Reflecting on the previous post: the methods for my own waste audit involved analysing the waste in relation to persons adding to them. Given my household, this was hard to track, so i only analysed my own wastage. Not enough variables were known, hence why I only included myself; I could not provide any real commentary on the wastage without knowing who contributed – the main food bin may have even been there for weeks or seconds.

If we apply this to a larger scale, it still makes sense; the data of organic waste is meaningless, if it is not explained by different variables. This data is only relevant, given its use, i.e. to reduce the amount of organic waste in landfill. Therefore, the variables are necessary to provide insight in how to deal with the statistics we attain about organic waste.


Government agencies are doing exactly this; an example of this is done by the NSW EPA. They produced these key statistics:

  • The average NSW household generated 23.6 kg of waste a week, consisting of 5.1 kg of recyclables, 5.3 kg of food and garden organics and 11.7 kg of landfill waste.
  • The average person in NSW generated 9.2 kg of waste a week, down from 9.4 kg the previous year
  • NSW households generated a total of 3.47 million tonnes of waste, sending 2.02 million tonnes to landfill and recycling the remaining 1.45 million tonnes.
  • The overall recycling rate for household waste dropped slightly to 46.5 per cent, compared to 47 per cent in 2011/12

Most NSW households are generating 23.6kg of waste a week. The variables here are, organic waste, weighted against total waste, per average household. These statistics allow us to make broad generalisations of how much organic waste NSW resident are producing and those resources recovery rates.. Essentially the only important information in furthering the Waste for Wealth initiative is, that how much organic waste ends up disposed of unsustainably. The waste audit give us a way to outline, how much organic waste we could reduce.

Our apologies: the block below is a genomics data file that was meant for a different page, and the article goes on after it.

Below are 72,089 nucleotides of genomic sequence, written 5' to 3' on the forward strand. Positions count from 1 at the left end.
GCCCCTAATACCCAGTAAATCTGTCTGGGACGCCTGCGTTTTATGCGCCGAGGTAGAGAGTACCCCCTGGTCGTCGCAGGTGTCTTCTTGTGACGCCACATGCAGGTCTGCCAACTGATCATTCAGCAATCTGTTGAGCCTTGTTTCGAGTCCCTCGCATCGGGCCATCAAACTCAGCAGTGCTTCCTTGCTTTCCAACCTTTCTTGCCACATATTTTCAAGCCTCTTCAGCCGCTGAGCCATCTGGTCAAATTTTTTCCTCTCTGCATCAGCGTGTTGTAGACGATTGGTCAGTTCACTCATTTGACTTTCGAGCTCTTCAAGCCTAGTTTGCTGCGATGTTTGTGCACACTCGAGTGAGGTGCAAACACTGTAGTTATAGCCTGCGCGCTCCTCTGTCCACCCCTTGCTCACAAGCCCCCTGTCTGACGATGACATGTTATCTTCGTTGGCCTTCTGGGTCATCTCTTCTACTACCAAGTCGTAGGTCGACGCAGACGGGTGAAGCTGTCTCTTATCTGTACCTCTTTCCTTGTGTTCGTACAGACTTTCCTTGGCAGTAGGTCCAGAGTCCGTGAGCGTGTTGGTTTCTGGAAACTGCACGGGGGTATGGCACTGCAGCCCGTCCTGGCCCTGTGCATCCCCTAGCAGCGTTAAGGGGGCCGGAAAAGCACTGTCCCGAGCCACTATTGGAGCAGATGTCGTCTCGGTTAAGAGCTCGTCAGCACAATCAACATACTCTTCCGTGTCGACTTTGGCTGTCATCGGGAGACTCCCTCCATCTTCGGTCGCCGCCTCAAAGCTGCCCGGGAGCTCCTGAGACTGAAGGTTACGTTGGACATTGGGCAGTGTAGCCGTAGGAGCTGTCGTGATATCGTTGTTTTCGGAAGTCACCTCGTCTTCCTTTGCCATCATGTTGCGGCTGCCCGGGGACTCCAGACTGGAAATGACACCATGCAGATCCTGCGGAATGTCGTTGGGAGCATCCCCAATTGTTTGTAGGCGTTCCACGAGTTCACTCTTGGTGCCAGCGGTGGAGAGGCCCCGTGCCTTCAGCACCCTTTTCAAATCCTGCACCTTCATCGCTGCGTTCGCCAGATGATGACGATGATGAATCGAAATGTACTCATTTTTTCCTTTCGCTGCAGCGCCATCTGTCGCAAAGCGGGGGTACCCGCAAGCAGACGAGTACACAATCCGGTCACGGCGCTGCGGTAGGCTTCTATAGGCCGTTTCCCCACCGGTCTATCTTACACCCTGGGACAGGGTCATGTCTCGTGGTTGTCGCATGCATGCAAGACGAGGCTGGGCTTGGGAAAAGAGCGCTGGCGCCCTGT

But the problems of this scale of data collection are that the investigations are not intimate enough to know exactly how much organic waste residents produced, e.g. some organic waste may never leave the household. If the initiative is reduce organic waste from households, the process in which the organic waste is produced ought to be known. Advising people to compost more, is useless if they live without a garden. Convincing people to act more sustainable requires more information. A waste audit is not enough, but its the start in generalising how we ought to handle our organic waste.

As Laura Singer demonstrates, it is possible to live a ‘zero waste’ lifestyle. Her habits are an example, in aiding other individuals to reduce their organic waste. While perhaps a bit extreme, even if just some of her practices could be adopted, it would help many households in reducing waste:




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